Nonetheless, I was mostly impressed with the layout of EVO 2022. The booths were fantastic and had a lot of events going on, including raffles and giveaways. There were cool features such as the Arcade Stick Museum, which was an absolutely delightful display of arcade stick tech and design. Of course, there were plenty of demos to play and gameplay footage to see throughout the booths too. All-in-all, despite complaints about the rigors of traveling back and forth through it all, EVO 2022’s Convention floor felt like a delightful state fair dedicated to fighting games in mostly the best of ways.

Time makes fools of us all

EVO 2022 attendees watch a Street Fighter Alpha tournament on one of the big stages.
Source: TJ Denzer / Shacknews

I think one of the biggest points of contention for EVO 2022 was keeping things on schedule. Simply put, I think this was one of the biggest failures of the show, and a lot of that feels like it comes directly from the corporate investment. When it came down to the show matches and Top 8 competitions throughout EVO, the ads were out of control. For nearly every prominent match, we would be forced to sit throughout about 10 to 15 minutes worth of commercials. Don’t get me wrong: I understand that this show has sponsors, and those sponsors want to get their message out, but it shouldn’t come at the cost of completely derailing the schedule.

Here's where that matters: Dragon Ball FighterZ’s Top 8 competition on Saturday, August 6 didn’t come to an end until a little past 2 a.m. PT / 5 a.m. ET… Then Sunday Grand Finals began at 10 a.m. PT. What’s more, it was after DBFZ finally ended that they got to announce rollback for the game at that 2 a.m. time. I didn’t see that announcement. I went to bed after MultiVersus ended a bit earlier (and that had its own delays). Sunday was the same situation. Guilty Gear Strive was intended to end EVO 2022 at 8 p.m. PT. It didn’t start until around 10 p.m. PT what with all the ads.

The EVO 2022 Grand Finals in the Michelob Ultra Arena at Mandalay Bay.
Source: TJ Denzer / Shacknews

Heck, the ads even got in the way of the in-person product on more than one occasion. At multiple tournaments, I’d hear casters talking and breaking down the match they just watched for viewers only for an ad to cut in with audio and start playing over them. That might not matter if you’re watching an online livestream, but on the tournament floor and in the arenas, it was downright silly listening to casters and ads compete with each other. As a result, EVO 2022 didn’t end until around 1:30 a.m. PT on Monday morning. I love fighting games so very much and I’m one of the most positive folks out there, but that’s simply not ideal.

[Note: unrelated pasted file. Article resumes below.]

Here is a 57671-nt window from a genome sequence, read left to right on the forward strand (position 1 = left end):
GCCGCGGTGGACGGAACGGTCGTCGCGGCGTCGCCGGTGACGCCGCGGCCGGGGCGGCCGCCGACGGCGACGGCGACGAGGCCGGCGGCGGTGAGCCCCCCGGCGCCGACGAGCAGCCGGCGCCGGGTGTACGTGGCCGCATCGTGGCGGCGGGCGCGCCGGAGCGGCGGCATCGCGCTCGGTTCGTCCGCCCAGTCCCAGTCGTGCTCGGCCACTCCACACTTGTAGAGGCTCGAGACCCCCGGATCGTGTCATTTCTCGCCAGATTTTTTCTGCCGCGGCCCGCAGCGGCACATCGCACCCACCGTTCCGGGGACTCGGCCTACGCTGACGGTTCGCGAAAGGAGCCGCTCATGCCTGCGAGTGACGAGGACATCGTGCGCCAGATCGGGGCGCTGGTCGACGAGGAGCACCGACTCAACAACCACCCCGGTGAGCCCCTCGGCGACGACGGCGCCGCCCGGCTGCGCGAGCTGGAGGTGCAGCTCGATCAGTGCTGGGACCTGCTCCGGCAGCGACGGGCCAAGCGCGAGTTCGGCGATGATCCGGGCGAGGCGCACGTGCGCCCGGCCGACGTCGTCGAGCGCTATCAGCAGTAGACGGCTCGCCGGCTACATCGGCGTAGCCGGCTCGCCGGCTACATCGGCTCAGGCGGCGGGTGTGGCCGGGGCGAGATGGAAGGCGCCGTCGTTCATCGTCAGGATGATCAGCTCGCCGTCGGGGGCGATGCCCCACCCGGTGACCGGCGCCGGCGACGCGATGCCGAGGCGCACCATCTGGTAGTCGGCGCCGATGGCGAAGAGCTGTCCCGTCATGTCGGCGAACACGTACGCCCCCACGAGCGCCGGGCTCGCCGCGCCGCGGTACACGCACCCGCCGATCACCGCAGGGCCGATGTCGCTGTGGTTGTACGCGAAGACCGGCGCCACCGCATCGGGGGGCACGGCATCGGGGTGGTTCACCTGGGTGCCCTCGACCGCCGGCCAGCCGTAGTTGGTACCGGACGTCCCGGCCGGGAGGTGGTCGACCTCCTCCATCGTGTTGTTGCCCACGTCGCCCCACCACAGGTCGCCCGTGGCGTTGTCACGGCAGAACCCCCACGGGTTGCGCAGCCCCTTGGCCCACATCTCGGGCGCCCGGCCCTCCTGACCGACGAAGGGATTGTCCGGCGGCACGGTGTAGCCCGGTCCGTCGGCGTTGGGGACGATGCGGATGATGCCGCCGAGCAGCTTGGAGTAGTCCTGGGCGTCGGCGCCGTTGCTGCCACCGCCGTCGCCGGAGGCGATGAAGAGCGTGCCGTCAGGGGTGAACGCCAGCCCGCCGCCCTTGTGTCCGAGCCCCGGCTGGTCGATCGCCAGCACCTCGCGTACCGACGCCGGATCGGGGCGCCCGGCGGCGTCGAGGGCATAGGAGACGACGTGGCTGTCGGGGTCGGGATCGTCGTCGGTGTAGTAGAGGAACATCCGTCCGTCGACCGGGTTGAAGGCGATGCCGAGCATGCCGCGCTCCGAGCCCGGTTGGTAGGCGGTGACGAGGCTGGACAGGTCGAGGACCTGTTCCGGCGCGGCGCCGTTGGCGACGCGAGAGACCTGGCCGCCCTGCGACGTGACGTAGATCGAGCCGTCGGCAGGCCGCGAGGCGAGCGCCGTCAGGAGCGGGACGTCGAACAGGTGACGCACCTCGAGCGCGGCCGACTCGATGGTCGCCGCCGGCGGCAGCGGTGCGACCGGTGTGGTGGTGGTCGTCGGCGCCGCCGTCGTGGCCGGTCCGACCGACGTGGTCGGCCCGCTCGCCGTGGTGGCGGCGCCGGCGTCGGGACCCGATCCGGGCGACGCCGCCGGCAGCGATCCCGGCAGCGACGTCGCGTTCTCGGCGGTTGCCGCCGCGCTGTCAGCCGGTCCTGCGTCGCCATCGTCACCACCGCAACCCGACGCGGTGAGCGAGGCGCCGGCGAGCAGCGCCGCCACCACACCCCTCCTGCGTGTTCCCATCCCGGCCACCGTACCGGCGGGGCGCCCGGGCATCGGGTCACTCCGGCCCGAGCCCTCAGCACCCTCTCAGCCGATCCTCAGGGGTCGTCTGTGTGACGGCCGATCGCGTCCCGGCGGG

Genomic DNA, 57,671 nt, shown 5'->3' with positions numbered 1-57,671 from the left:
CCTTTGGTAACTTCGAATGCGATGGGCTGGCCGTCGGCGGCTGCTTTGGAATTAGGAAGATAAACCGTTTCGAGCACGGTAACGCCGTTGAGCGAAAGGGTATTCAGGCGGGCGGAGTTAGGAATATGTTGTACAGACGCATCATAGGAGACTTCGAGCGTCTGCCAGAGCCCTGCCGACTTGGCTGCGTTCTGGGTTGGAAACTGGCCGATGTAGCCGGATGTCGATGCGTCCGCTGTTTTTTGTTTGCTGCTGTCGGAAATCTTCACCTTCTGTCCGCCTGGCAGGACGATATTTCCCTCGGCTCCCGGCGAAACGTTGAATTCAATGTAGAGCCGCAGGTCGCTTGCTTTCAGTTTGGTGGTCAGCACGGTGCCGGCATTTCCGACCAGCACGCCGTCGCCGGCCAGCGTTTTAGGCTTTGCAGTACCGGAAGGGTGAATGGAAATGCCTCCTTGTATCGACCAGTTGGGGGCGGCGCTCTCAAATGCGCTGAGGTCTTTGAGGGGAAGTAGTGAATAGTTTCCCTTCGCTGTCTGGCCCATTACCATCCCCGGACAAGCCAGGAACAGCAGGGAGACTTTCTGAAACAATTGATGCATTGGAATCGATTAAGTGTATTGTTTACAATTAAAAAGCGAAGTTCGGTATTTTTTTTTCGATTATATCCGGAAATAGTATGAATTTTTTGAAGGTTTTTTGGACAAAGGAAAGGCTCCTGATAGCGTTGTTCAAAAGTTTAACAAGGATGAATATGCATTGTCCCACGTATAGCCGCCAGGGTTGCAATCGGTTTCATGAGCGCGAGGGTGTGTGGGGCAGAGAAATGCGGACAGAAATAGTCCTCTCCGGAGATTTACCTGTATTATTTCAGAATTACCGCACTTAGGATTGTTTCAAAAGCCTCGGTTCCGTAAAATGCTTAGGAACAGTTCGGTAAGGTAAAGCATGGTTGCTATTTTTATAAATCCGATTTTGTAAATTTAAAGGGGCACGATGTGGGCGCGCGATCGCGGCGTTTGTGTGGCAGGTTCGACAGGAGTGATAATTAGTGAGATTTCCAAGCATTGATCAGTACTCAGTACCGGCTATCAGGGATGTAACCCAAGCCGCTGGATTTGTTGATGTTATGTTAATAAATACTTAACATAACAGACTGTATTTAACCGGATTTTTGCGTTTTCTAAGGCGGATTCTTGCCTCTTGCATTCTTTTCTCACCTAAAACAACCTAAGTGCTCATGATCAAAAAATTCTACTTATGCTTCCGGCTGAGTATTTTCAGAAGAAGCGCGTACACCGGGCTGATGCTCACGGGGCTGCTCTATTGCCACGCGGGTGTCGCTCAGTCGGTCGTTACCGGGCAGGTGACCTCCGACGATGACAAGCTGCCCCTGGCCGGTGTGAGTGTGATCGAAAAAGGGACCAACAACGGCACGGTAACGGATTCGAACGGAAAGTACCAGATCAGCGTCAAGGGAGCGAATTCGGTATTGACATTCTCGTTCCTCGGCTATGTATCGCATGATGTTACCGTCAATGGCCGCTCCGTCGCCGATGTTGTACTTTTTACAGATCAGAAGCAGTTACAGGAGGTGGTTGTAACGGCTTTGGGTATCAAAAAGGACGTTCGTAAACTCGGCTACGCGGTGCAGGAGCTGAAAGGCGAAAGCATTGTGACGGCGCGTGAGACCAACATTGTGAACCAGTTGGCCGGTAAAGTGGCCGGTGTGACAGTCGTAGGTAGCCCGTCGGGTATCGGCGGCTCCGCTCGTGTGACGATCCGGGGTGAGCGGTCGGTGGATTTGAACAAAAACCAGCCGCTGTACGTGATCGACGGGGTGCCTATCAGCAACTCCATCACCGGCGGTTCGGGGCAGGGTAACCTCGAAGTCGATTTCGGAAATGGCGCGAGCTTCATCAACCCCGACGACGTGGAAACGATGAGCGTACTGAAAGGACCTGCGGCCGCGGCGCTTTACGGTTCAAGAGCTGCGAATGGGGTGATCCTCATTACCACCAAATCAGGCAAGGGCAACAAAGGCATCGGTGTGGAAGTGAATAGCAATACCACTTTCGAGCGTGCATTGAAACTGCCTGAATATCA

EVO 2022 won’t stop being corporate. Sony owns it now and there’s a lot of sponsors who are paying to have their products shown, but there has to be a middle ground that keeps the event on schedule. Otherwise, you’re leaving fans drained of energy by the time the big finale comes, not to mention overshadowing the hard work of casters when ads play over them. I can say with certainty there were a lot of empty seats in the arena by the end of Guilty Gear. That seems counterproductive to say the least. I hope they figure out a happy medium that will satisfy sponsors and value attendees’ time a bit better.

A whole new era of EVO

Ultimately, the mood at EVO 2022 was one of the highest I’ve ever seen a whole community feeling in years. I had so many good conversations with competitors, booth exhibitors, artists, and developers throughout the show and everyone was thrilled to be back at Mandalay Bay Convention Center. What’s more, for the frustrations many attendees and myself faced, I saw Rick 'TheHadou' Thiher actively participating in feedback and looking to make the event better even as it was happening. That kind of awareness and on-the-fly adaptation gives me big hope for the future of the event.

I believe with full certainty Rick, Pokimane, Sony and the rest of the EVO staff will work to smooth out the edges in future events. This was the first time back, and I would still mark it as one of the best EVOs I have ever had the pleasure of participating in, and as we look towards events like EVO Japan in 2023, I am as optimistic as can be about where the show goes from here.

Senior News Editor

TJ Denzer is a player and writer with a passion for games that has dominated a lifetime. He found his way to the Shacknews roster in late 2019 and has worked his way to Senior News Editor since. Between news coverage, he also aides notably in livestream projects like the indie game-focused Indie-licious, the Shacknews Stimulus Games, and the Shacknews Dump. You can reach him at tj.denzer@shacknews.com and also find him on Twitter @JohnnyChugs.

From The Chatty
  • reply
    August 12, 2022 10:00 AM

    TJ Denzer posted a new article, EVO 2022 set a strong foundation for the future of the fighting game event

    • reply
      August 12, 2022 1:12 PM

      Rick seems to be doing great work with Evo. Wouldn't expect anything less with how well he's done with Combobreaker.

      The biggest issue I'd like to see addressed would be the prize pool money. It would be a shame to lose the international competition because it's just not worth the hassle. That would definitely eat into the budget for all the cool stuff they're doing that they didn't used to though.